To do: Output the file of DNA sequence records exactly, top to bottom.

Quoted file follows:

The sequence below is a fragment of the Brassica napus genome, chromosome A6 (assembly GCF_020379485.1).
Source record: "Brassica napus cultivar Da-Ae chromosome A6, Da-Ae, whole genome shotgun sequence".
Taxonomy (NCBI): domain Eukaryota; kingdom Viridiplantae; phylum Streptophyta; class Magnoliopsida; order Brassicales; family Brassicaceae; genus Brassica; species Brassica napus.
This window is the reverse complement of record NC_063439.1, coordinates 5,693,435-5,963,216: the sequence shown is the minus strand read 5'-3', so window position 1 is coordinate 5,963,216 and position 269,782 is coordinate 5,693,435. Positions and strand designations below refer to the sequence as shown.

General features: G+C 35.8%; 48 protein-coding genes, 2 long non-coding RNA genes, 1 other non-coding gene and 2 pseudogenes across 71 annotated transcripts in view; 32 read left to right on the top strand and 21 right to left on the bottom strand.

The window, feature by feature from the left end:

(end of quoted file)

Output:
The sequence below is a fragment of the Brassica napus genome, chromosome A6 (assembly GCF_020379485.1).
Source record: "Brassica napus cultivar Da-Ae chromosome A6, Da-Ae, whole genome shotgun sequence".
Taxonomy (NCBI): domain Eukaryota; kingdom Viridiplantae; phylum Streptophyta; class Magnoliopsida; order Brassicales; family Brassicaceae; genus Brassica; species Brassica napus.
This window is the reverse complement of record NC_063439.1, coordinates 5,693,435-5,963,216: the sequence shown is the minus strand read 5'-3', so window position 1 is coordinate 5,963,216 and position 269,782 is coordinate 5,693,435. Positions and strand designations below refer to the sequence as shown.

General features: G+C 35.8%; 48 protein-coding genes, 2 long non-coding RNA genes, 1 other non-coding gene and 2 pseudogenes across 71 annotated transcripts in view; 32 read left to right on the top strand and 21 right to left on the bottom strand.

The window, feature by feature from the left end: